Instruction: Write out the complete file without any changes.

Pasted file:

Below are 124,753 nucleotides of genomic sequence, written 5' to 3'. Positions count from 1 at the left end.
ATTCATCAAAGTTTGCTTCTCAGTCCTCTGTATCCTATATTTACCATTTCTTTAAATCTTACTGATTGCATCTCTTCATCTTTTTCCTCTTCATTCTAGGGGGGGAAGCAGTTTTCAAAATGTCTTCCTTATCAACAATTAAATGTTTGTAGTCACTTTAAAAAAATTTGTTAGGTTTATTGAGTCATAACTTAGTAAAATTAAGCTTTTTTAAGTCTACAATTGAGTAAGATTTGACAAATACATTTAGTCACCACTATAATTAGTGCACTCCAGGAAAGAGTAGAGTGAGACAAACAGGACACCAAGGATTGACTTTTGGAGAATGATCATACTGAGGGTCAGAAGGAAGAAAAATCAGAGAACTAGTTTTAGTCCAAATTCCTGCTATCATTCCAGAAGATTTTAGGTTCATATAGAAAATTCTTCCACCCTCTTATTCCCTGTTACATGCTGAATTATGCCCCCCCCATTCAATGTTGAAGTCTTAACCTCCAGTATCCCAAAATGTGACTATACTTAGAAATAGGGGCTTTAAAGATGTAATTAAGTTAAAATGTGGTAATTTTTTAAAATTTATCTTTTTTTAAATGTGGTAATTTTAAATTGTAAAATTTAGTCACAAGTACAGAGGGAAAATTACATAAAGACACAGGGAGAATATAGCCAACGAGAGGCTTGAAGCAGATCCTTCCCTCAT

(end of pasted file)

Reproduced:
Below are 124,753 nucleotides of genomic sequence, written 5' to 3'. Positions count from 1 at the left end.
ATTCATCAAAGTTTGCTTCTCAGTCCTCTGTATCCTATATTTACCATTTCTTTAAATCTTACTGATTGCATCTCTTCATCTTTTTCCTCTTCATTCTAGGGGGGGAAGCAGTTTTCAAAATGTCTTCCTTATCAACAATTAAATGTTTGTAGTCACTTTAAAAAAATTTGTTAGGTTTATTGAGTCATAACTTAGTAAAATTAAGCTTTTTTAAGTCTACAATTGAGTAAGATTTGACAAATACATTTAGTCACCACTATAATTAGTGCACTCCAGGAAAGAGTAGAGTGAGACAAACAGGACACCAAGGATTGACTTTTGGAGAATGATCATACTGAGGGTCAGAAGGAAGAAAAATCAGAGAACTAGTTTTAGTCCAAATTCCTGCTATCATTCCAGAAGATTTTAGGTTCATATAGAAAATTCTTCCACCCTCTTATTCCCTGTTACATGCTGAATTATGCCCCCCCCATTCAATGTTGAAGTCTTAACCTCCAGTATCCCAAAATGTGACTATACTTAGAAATAGGGGCTTTAAAGATGTAATTAAGTTAAAATGTGGTAATTTTTTAAAATTTATCTTTTTTTAAATGTGGTAATTTTAAATTGTAAAATTTAGTCACAAGTACAGAGGGAAAATTACATAAAGACACAGGGAGAATATAGCCAACGAGAGGCTTGAAGCAGATCCTTCCCTCAT